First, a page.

But the Guardian understands a last-ditch meeting on Thursday between Victoria Atkins, the health secretary, and the BMA failed to result in any immediate solution to end the stoppages. As a result, the BMA’s junior doctors’ committee has voted unanimously for another five days of strikes this month.

Junior doctors in England will strike from 7am on 24 February to midnight on 28 February.

The decision was announced a day after the latest NHS figures revealed that 7.6m health treatments were waiting to be carried out in England at the end of December, relating to 6.37 million patients.

The announcement from the BMA will alarm medical leaders and NHS bosses, who are becoming increasingly concerned about the deteriorating health of many of those stuck on waiting lists.

The Guardian revealed last month a warning from health officials that thousands of cancer patients could die early if ministers and junior doctors did not urgently resolve their bitter pay row.

On Thursday, the latest performance statistics showed more than a third of cancer patients in England were facing potentially deadly delays, with thousands of people forced to wait months to begin treatment.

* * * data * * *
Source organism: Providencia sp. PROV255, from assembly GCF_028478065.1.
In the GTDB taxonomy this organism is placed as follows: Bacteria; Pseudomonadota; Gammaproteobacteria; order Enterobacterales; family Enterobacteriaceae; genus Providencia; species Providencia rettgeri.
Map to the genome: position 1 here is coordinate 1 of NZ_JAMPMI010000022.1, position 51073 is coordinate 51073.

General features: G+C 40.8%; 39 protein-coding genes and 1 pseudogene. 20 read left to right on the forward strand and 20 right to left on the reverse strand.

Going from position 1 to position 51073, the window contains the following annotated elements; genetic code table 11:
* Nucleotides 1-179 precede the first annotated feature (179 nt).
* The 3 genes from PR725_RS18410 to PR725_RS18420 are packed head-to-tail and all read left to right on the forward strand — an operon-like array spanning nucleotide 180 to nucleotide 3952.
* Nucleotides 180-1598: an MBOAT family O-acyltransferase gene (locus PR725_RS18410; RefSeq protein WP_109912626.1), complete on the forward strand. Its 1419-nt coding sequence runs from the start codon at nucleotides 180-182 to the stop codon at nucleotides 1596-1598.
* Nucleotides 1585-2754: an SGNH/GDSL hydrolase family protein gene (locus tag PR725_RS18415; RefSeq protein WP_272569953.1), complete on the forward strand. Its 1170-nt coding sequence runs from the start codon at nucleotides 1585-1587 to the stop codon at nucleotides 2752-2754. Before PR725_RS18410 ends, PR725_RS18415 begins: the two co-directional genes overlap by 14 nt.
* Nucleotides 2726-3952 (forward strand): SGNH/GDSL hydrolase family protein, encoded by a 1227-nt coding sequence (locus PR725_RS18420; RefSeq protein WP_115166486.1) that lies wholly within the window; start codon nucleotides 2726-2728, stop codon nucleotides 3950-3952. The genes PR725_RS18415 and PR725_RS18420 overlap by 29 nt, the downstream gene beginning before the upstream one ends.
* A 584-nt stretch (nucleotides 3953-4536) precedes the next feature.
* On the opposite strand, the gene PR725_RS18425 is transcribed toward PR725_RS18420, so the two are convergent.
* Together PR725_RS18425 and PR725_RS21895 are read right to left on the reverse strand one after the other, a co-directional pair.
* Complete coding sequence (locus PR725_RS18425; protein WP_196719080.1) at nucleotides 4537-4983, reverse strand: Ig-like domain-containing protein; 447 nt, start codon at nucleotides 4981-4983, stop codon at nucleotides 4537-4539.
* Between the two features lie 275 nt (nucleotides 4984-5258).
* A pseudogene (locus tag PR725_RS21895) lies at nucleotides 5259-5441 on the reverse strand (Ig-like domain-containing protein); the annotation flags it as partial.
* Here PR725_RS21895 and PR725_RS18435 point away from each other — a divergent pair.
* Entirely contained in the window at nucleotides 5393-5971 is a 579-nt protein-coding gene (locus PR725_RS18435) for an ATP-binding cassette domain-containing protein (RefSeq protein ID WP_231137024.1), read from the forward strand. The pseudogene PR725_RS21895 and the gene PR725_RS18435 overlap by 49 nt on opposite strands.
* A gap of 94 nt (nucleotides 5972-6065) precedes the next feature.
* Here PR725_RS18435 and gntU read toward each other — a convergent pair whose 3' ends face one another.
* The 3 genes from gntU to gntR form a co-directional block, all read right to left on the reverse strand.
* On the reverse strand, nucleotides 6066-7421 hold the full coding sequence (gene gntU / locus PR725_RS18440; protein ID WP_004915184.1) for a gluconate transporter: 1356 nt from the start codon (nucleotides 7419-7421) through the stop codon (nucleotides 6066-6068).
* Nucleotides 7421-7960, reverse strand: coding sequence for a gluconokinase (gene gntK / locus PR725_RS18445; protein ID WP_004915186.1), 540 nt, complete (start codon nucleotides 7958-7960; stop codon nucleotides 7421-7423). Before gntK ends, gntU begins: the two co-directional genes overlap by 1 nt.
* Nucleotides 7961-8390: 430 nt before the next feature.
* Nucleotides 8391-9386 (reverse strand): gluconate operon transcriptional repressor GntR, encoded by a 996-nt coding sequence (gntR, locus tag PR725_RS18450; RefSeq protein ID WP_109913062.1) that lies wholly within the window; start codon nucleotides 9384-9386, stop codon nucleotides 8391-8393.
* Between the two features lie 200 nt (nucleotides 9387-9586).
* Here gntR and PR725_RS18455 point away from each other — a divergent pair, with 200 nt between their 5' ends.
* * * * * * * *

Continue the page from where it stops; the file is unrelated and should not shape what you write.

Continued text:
Earlier this week Rishi Sunak was accused of personally holding up a deal to end doctors’ strikes despite warnings from the health department and NHS England that waiting lists would continue to soar unless the dispute was resolved.

Read the full story here:

Junior doctors ‘not ready to be reasonable’, says health secretary

The planned strike action by junior doctors shows that they are not “ready to be reasonable,” Victoria Atkins has said.

In a statement, the health and social care secretary said:

I want to find a reasonable solution that ends strike action. This action called by the BMA junior doctor committee does not signal that they are ready to be reasonable.

We already provided them with a pay increase of up to 10.3% and were prepared to go further. We urged them to put an offer to their members, but they refused. We are also open to further discussions on improving doctors’ and the wider workforce’s working lives.

I want to focus on cutting waiting times for patients rather than industrial action. We have been making progress with waiting lists falling for three months in a row.

Five days of action will put enormous pressure on the NHS and is not in the spirit of constructive dialogue. To make progress I ask the Junior Doctors Committee to cancel their action and come back to the table to find a way forward for patients and our NHS.